Advances in crane technology
Research and development in the crane industry are being driven by the users of cranes to reduce the size, weight, and costs.
Manufacturers are responding to those requests with innovation and thinking outside the box. Computerisation and the use of apps on the site are giving manufacturers instant information allowing them to adapt relatively quickly to a changing environment. There is already research being done on robotic cranes, particularly for the port sector.
For mobile cranes, some of the key advances in recent times include the ability to deliver higher load capacities over larger working areas through crane support technology. Advanced on-board computer systems allow the operator to monitor all aspects of the lifting process and allow the computer systems to be adjusted to fit specific lift requirements. New boom technology improves boom telescoping capabilities and with the introduction of carbon fibre technology, booms are now stronger and lighter.
Tower crane technology has advanced, with research being undertaken in Israel to semi-automate a tower crane. Remote tower crane operation already exists, and the researchers believe by adding an on-board micro-computer, encoders, and sensors that can memorise benchmarks and paths of the hook, and send instructions to the motors then automation is possible.
New gantry cranes are modular, adaptable and intelligent. New technology has enabled cranes to be more compact and energy efficient, which will eventually render legacy systems obsolete. Modular technology gives users the ability to change existing features or add new ones depending on the business need. Additional features could include remote diagnostics, maintenance monitoring or automated positioning. New technology enables companies to be more agile and realise larger returns on investment.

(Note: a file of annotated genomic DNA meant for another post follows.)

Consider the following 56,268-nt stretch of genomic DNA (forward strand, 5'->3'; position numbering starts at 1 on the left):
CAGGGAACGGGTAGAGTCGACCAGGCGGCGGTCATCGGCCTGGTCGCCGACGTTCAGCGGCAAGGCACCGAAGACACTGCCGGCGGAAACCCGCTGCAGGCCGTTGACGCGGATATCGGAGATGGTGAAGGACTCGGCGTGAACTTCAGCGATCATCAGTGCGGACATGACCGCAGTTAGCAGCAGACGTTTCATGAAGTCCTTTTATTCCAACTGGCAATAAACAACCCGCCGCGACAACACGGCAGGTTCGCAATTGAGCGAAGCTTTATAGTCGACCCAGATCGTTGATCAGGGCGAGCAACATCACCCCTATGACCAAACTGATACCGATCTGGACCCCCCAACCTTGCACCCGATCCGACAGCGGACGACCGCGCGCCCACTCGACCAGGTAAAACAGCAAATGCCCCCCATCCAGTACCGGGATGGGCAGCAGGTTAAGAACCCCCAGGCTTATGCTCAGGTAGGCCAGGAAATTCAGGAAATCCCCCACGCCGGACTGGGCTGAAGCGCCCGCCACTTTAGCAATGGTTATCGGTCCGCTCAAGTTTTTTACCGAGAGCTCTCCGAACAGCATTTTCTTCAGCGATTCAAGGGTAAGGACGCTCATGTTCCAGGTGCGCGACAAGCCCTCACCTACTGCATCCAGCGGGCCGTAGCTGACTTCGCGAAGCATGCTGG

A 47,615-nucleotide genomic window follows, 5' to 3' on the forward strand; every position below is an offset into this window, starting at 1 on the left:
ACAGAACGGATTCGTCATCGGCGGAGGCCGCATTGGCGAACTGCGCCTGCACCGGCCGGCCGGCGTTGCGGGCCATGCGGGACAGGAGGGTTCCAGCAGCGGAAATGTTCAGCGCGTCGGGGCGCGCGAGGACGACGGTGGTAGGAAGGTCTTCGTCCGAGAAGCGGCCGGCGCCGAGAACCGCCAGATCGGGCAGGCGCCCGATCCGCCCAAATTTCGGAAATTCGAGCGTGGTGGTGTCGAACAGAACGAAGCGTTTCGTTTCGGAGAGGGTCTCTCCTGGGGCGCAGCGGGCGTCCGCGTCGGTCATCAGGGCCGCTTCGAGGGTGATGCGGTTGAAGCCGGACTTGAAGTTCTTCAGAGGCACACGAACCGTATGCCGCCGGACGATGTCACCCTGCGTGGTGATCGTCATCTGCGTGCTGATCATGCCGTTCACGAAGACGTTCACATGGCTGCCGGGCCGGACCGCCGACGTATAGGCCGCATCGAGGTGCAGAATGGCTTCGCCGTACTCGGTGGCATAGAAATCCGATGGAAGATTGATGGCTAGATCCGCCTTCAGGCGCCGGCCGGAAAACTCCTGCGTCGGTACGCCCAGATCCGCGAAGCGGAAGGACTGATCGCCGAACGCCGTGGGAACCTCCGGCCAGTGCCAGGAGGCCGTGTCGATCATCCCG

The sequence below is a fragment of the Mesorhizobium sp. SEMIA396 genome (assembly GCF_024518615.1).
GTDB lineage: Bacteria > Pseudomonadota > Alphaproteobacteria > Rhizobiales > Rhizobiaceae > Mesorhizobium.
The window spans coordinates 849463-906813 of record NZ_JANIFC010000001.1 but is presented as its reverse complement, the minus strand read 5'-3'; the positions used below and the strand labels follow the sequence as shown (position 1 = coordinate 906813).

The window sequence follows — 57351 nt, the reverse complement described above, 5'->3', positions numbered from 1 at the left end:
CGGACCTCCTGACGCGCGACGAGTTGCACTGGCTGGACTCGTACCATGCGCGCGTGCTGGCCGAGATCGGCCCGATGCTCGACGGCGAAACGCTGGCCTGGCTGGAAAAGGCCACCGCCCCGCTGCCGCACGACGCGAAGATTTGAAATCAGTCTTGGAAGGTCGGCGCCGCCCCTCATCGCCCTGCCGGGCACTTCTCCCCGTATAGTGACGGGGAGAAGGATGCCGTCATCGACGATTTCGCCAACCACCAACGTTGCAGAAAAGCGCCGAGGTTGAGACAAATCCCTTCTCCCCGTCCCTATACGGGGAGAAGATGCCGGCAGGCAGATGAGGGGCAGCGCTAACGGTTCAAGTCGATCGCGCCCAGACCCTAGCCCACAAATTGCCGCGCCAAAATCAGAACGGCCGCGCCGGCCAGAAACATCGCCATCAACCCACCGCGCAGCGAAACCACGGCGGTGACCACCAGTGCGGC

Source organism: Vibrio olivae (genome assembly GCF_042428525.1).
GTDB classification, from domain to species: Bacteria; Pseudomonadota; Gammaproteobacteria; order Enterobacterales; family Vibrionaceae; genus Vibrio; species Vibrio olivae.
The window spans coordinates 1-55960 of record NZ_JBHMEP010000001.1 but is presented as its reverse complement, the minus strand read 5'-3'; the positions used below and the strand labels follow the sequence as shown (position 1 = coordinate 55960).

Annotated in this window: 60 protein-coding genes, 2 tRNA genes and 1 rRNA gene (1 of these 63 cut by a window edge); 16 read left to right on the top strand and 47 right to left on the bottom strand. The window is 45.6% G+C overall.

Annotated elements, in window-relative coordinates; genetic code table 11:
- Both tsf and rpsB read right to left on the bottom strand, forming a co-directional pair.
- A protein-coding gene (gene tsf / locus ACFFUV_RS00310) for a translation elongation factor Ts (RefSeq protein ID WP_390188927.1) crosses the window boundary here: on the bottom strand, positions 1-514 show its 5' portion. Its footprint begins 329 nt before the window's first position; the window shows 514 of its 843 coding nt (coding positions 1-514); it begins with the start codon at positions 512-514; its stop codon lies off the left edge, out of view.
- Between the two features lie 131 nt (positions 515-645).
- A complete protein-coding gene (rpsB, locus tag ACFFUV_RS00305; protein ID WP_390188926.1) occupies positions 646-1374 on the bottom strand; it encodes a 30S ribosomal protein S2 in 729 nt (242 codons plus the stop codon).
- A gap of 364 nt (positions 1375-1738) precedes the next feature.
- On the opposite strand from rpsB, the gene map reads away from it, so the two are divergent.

Truck loader crane technology has changed dramatically since the development of the remote control and now with the development of flexible stabiliser setups and automatically-corresponding load chart calculation markets will benefit where there is a deeply embedded understanding of the technology and well-trained operators. There is a movement away from knuckle-boom to stiff boom cranes as the truck loader cranes seek greater operating radius and capacity. Truck loaders are the largest by number in the New Zealand crane fleet and can be considered the most versatile.